The situation as described in Kelleci’s article leaves many questions which perhaps can be answered by reading between the lines. Even if the remaining Armenians in Ankara decided on their own to stop using their cemetery, the idea that they gave up their last remaining Armenian chapel for the Latin Rite St. Tereza does not quite add up. Armenian Catholics are not part of the Latin Rite, so it seems strange at best for them to abandon their own chapel to use that of another denomination. It seems more than coincidental that Armenians would just happen to stop using the site at the same time Ataturk announced his desire to resolve the issue of its location through a committee which was never formed. As a tiny marginalized group of survivors, the Armenians of Ankara would have no way to resist such a design on their property and place of worship, and it would seem the shift to using the Latin Rite church was one of necessity rather than preference. Already in 1935, ground was broken on the outskirts of the cemetery to construct the unique modernist İller Bankası building, completed in 1937 by architect Seyfi Arkan for the recently established state-owned investment and development bank.

For a clearer picture of what was really going on, one can also look to the more infamous case of the St. Hagop Armenian Catholic Cemetery in Istanbul, which garnered attention during the Gezi Park protest of 2013. The centuries-old cemetery was located in the Beyoğlu area, which became an elite district during the early Republican period and its land extremely valuable. After decades of attempts to confiscate it, finally in 1931 the municipality of Istanbul claimed that the land belonged to a Turkish foundation and invalidated the Armenian foundation’s ownership of it.

After multiple failed court cases attempting to save the cemetery, it was completely expropriated in 1939 and many of the marble tombstones were repurposed in the restoration of the new Eminönü Square and the stairs of Gezi Park. This context of what was happening elsewhere to Armenian properties throughout Turkey shows that the Ankara events fall in line with the state policy of confiscation of Armenian properties, which had been ongoing in Turkey for decades. Built on top of St. Hagop Cemetery were the TRT Istanbul Radio Building and some of the city’s earliest and most prominent international hotels such as the Hyatt Regency and Hilton. Similarly, directly over the site of the Ankara Armenian Cemetery are multiple governmental institutions, including the Ankara Vakıf Museum, the Ankara Anatolian Vocational and Technical High School, and the Museum of the Turkish Republic’s Ministry of Culture and Tourism.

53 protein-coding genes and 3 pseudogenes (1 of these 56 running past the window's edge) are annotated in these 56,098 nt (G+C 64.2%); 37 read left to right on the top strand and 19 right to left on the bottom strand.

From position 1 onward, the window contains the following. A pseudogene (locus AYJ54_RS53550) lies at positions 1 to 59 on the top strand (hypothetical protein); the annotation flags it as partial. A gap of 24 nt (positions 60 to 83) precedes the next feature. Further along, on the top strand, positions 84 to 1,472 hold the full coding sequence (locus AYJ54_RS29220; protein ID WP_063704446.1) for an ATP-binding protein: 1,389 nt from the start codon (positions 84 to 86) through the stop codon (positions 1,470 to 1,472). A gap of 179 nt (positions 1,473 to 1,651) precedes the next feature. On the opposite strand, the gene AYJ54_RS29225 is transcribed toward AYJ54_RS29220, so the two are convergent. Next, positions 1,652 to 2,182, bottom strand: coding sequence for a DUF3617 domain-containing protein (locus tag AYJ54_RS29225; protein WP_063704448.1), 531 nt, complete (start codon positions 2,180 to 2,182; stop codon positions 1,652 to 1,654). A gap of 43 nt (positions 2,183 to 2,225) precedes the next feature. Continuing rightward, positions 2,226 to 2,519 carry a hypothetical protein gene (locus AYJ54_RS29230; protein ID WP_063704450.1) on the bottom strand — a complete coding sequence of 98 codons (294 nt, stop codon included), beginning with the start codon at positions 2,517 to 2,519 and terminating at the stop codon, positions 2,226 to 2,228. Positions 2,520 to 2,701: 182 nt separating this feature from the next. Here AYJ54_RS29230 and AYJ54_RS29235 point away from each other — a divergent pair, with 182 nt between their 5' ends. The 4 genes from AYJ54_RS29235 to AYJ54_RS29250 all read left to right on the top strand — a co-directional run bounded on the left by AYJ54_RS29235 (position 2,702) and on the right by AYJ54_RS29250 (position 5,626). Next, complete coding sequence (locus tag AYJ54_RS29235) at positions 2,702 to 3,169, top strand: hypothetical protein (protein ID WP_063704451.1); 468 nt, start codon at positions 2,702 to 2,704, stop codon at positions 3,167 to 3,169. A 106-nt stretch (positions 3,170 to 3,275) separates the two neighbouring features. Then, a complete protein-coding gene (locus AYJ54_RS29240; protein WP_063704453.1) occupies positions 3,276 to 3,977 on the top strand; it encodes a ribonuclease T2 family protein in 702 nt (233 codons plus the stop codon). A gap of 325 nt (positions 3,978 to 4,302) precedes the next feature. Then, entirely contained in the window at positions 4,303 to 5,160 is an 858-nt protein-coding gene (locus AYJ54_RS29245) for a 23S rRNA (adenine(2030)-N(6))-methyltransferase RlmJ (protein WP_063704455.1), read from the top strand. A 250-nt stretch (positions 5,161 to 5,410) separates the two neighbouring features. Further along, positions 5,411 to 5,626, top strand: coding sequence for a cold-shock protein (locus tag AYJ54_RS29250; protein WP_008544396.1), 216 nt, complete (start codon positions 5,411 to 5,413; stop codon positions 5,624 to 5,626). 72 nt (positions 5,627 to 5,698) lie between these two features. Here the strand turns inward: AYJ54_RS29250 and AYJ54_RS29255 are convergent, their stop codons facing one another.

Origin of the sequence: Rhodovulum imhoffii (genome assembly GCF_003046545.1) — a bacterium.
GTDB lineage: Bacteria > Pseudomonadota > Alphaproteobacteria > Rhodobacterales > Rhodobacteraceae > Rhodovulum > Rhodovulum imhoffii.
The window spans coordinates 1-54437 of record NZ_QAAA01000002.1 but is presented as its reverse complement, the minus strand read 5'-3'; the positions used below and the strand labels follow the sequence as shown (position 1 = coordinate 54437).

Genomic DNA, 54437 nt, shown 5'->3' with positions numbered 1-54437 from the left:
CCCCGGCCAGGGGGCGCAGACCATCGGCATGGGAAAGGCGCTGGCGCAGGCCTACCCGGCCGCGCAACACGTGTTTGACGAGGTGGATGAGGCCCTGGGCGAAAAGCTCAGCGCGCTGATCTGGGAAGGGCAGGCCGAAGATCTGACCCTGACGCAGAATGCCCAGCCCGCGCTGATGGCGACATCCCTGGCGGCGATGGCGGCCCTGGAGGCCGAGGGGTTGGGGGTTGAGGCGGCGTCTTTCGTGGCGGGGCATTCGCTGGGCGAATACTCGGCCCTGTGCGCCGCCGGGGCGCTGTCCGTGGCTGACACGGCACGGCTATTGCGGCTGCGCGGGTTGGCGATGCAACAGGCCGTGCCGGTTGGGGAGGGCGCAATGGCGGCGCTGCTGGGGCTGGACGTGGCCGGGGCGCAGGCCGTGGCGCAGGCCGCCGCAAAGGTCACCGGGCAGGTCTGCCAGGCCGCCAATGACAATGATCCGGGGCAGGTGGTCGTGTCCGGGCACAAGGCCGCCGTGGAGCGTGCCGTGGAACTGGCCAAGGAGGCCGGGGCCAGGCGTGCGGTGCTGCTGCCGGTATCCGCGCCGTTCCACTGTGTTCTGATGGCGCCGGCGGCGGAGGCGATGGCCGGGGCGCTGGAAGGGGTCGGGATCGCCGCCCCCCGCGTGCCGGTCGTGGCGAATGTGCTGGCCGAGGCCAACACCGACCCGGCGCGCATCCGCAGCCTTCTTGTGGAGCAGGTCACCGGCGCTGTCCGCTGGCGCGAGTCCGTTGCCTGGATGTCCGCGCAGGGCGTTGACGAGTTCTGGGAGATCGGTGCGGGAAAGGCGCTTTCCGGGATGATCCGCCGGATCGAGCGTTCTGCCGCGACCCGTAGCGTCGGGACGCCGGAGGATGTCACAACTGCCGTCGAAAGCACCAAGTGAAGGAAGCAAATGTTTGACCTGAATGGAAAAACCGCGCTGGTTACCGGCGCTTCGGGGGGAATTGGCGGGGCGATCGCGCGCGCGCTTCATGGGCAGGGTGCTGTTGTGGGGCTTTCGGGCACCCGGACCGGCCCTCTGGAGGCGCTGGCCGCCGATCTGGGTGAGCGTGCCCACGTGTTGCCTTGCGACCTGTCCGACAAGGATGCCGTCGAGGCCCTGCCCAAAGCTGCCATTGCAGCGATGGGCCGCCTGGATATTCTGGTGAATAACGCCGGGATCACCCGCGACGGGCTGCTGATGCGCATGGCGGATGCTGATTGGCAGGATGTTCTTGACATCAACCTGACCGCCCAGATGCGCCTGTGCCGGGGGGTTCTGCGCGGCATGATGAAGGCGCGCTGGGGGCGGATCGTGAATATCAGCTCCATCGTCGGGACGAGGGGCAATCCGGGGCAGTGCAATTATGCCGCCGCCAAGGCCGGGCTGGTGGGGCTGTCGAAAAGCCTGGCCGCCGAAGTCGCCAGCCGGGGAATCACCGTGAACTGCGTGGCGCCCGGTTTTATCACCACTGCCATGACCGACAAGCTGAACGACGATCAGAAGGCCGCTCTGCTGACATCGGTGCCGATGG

In fact, the entire Ulus district of Ankara, the former Armenian Catholic area which would have had many confiscated Armenian properties besides this cemetery, is now full of important state institutions as ministries, universities, and hospitals. Armenian properties were often turned into state institutions, as unlike with Armenian property, this would prevent anyone from being able to make claims on them.

This destructive history repeated itself in 2017 when, despite its architectural value, the bank building found itself in front of the wrecking ball. In its place was built the Melike Hatun Mosque, part of a wave of Erdoganist “mega-mosques” being built complete with shopping facilities throughout Turkey. One can’t help but cynically note that the demolished Armenian cemetery site is located at the intersection of what are now called Ataturk and Talat Paşa Boulevards, the names of the two figures most responsible for its eradication.

The mosque was built to the north of the cemetery, and now an area being excavated to build shops presumably overlaps the cemetery site, resulting in the discovery of the bones. As Agos reported, the Ankara Branch of the Chamber of Architects has stated that the construction at the site is against the law, and that the human bones found there were taken to the Museum of Anatolian Civilizations for examination. The Chamber notes the chapel had once existed there, how construction on the site shows “great disrespect for multiculturalism in Anatolian lands” and that “it is a violation of human rights and barbarism.” It points to the “unscrupulousness of building a shop in a cemetery” and that it will take legal action to protect the site.

The voicing of this kind of sentiment in Turkey is a promising demonstration that the long history of numerous non-Turkish peoples in Ankara has not been totally forgotten, though the issue itself is very disturbing. Garo Paylan has raised the matter in the Turkish Parliament as well.

On a personal note, the author is a descendant of the Catholic Armenians of Ankara and believes his great-great-grandfather and numerous other ancestors were buried at the site. Inquiries should be made to the museum and Ankara municipality about the current location of the bones and how they are being handled.

We can use as a guide Turkey’s own standard for how these bones should be treated, as demonstrated by another ongoing case of a newly rediscovered Ottoman era Muslim burial ground in Greece. The Turkish government has demanded a stop to the construction, for the bones to collected and reburied according to Muslim tradition, and for a plaque to be placed at the site describing its history.

Surely Turkey should practice what it preaches when it comes to the bones of its Ottoman subjects at home as well as abroad. As a potential next of kin, I demand similar treatment for my ancestors’ bones and that the cemetery site will not be disrespected and defiled any more than it